Leaving a Legacy


Erik Fitzpatrick/Flickr

Harrison Phipps
 Opinions Editor

What is your legacy?

What will your legacy be?

Many are obsessed with trying to leave some form of impact on the world. Will we all be remembered equally, or will there be a select few whom history sets its eyes on?

The brutal fact of the matter is that these words may very well be forgotten. It could be today, tomorrow, in a few years or a few millennia.

It is an unfortunate business, but it remains a fact of life that some things are going to be forgotten. We’re lucky to get 80 years on this earth, and afterwards we fall and our bodies rot in the ground — my my, this gets cheerier.

The only thing that we can hope to do to leave an impact is to affect other people. We are, after all, inherently social creatures. I fear a day when there are no people to remember anything.

Remembrance is something that people do, so it stands that one needs to affect those who are to do the remembering. There are many ways for people to remember things, most of which require some sort of reminder. People can be reminded by almost anything, so leaving some sort of memory won’t be hard.

By looking at the sheer number of people that inhabit the earth, it seems safe to say that procreation is a great way of leaving an impact. From a very pragmatic standpoint, children carry on names, ideas and stories from their parents and even their parents’ very likeness, making them effective at leaving a memory of the parents they’ll hopefully outlive.

Yet kids don’t always reflect on their parents as best they could, so one might try to look elsewhere for leaving a purer sort of legacy. Instead of passing on their genetic material, they might want to pass on their intellectual material. This comes with a requirement of communication of some sort. Herein lies the problem.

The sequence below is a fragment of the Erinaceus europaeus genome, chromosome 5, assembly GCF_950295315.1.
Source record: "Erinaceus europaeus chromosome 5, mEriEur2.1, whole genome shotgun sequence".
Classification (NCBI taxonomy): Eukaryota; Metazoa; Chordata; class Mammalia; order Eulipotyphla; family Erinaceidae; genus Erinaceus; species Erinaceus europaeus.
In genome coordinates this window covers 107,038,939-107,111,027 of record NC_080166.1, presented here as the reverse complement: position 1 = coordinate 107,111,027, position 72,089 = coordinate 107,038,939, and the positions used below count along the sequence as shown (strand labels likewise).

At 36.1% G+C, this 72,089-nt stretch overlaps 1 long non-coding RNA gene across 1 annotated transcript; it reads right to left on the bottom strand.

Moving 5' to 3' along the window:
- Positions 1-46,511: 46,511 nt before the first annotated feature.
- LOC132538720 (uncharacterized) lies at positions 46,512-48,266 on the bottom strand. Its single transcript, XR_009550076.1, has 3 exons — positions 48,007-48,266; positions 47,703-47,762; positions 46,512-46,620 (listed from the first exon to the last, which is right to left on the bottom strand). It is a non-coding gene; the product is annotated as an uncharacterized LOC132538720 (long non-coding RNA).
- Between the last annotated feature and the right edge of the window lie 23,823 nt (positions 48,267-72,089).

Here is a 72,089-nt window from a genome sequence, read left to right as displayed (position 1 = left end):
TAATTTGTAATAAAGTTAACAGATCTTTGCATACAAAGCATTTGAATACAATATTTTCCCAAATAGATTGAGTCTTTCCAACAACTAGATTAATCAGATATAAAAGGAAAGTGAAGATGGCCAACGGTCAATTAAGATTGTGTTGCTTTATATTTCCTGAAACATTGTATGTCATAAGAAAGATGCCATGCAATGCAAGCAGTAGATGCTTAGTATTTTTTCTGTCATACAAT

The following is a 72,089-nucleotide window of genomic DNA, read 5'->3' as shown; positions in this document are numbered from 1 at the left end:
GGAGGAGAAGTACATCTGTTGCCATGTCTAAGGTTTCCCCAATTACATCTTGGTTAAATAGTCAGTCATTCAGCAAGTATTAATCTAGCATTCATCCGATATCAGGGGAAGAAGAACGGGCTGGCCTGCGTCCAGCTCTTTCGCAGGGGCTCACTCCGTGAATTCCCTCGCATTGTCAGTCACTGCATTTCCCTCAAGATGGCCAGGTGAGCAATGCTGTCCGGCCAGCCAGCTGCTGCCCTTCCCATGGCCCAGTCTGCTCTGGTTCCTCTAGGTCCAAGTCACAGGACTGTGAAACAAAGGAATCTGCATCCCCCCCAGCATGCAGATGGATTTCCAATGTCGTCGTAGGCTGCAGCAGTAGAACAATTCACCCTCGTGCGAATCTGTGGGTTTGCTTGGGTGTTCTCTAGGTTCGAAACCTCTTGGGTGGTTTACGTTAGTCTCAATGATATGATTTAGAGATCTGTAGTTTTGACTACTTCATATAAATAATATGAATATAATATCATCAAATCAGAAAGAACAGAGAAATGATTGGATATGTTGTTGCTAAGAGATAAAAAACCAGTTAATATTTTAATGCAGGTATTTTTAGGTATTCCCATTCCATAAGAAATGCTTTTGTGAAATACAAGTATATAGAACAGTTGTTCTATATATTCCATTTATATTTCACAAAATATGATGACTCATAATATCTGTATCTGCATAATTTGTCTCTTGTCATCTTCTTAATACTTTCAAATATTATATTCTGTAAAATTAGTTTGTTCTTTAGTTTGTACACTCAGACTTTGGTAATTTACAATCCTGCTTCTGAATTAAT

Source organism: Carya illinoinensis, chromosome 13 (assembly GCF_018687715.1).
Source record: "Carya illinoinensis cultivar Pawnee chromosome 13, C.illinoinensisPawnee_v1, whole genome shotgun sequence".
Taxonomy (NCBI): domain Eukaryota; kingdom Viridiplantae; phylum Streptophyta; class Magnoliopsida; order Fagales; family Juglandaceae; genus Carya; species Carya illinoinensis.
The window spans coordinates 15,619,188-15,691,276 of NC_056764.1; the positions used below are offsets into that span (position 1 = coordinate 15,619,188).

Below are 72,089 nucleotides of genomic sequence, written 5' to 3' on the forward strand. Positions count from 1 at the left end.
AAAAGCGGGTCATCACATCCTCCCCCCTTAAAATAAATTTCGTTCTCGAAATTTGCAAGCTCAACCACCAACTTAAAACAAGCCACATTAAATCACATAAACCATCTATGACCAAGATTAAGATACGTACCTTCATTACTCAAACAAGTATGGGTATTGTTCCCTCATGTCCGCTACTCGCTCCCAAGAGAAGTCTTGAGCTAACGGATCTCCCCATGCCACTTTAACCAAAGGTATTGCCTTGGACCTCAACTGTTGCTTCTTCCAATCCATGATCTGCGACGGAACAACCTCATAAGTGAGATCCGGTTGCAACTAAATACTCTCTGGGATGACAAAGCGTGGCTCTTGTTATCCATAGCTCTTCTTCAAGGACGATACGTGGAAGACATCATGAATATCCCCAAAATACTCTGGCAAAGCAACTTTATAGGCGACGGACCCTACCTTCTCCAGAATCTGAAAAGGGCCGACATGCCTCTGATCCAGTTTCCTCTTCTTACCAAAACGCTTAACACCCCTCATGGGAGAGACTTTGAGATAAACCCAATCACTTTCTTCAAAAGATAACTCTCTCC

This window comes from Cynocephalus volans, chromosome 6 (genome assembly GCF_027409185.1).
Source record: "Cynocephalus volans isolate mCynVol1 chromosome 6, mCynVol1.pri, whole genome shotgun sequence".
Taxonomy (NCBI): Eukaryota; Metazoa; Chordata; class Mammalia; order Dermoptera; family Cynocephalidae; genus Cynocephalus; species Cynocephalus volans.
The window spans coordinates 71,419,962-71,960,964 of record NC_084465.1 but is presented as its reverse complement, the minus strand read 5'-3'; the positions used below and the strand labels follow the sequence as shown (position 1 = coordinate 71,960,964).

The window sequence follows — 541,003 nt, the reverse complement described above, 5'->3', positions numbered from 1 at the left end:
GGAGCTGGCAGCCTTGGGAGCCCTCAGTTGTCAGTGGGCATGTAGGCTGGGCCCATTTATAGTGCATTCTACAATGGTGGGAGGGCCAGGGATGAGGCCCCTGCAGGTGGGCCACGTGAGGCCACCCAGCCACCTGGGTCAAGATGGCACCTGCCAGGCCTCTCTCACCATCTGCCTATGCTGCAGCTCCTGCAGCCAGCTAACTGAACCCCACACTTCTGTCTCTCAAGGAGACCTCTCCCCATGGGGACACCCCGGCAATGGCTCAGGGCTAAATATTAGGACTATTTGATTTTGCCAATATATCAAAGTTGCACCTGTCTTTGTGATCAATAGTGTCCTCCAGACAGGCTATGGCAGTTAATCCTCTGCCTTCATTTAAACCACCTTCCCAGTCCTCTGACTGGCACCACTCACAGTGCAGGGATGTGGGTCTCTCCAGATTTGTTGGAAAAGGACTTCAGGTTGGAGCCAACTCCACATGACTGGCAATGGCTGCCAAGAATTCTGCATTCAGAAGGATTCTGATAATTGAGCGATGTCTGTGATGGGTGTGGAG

An idea is absolutely meaningless if it’s not communicated. At that point, it dies with you, and, however brilliant it may be, the idea will then wait for someone else — perhaps many years down the line — to think the same thought. An idea can’t be used if it’s gone; so, an idea has to be spread to leave an impact.

We might wish to leave that idea amongst many people to take and run with to do what they please, or we could always just do it. The lofty ideas passed down through millennia of academia are pleasant, but if it can’t be applied in any way by anyone who learns it, then it might not be of much worth.

Ideas, and the people who have them, create a much greater impact if they are applied. While the internal combustion engine was a really good idea on paper, it was even better once it was actually built.

So, to every genius who thinks in complete abstraction almost entirely thinking for thought’s sake, it is my unfortunate declaration that if these thoughts are completely incapable of moving people in some manner or another, they may as well be in the head of a donkey.

This is not to attack a field like philosophy, but moreover an urging for those in the field to consider the implications of whatever epistemological, logical, metaphysical or aesthetic thought. That is, consider the ethics.

Ideas have consequences, and we need to consider the value and consequences of our ideas. Because the ideas of villains and dictators were not stopped, the lives of those who carried out their ideas had to be.

We have the power to change the future landscape, to leave a mark. Leave it, and own it. Do not sit and be complacent; the most dangerous person is the most content. If you are under the impression that this earth is all that it was ever meant to be here and now, you are piteously mistaken.

Look and see the world with fresh eyes. There is much more that should be done. We are not who we could be; people starve, suffer and die day by day, not due to any one individual, but due to the collective passivity of the masses.

Change, however, starts at an individual level. Think. Have ideas. Do something with your ideas. Leave your mark and be remembered. It can be good, or it can be bad.

So, what will your legacy be?

Categories: Columns, Opinions, Uncategorized

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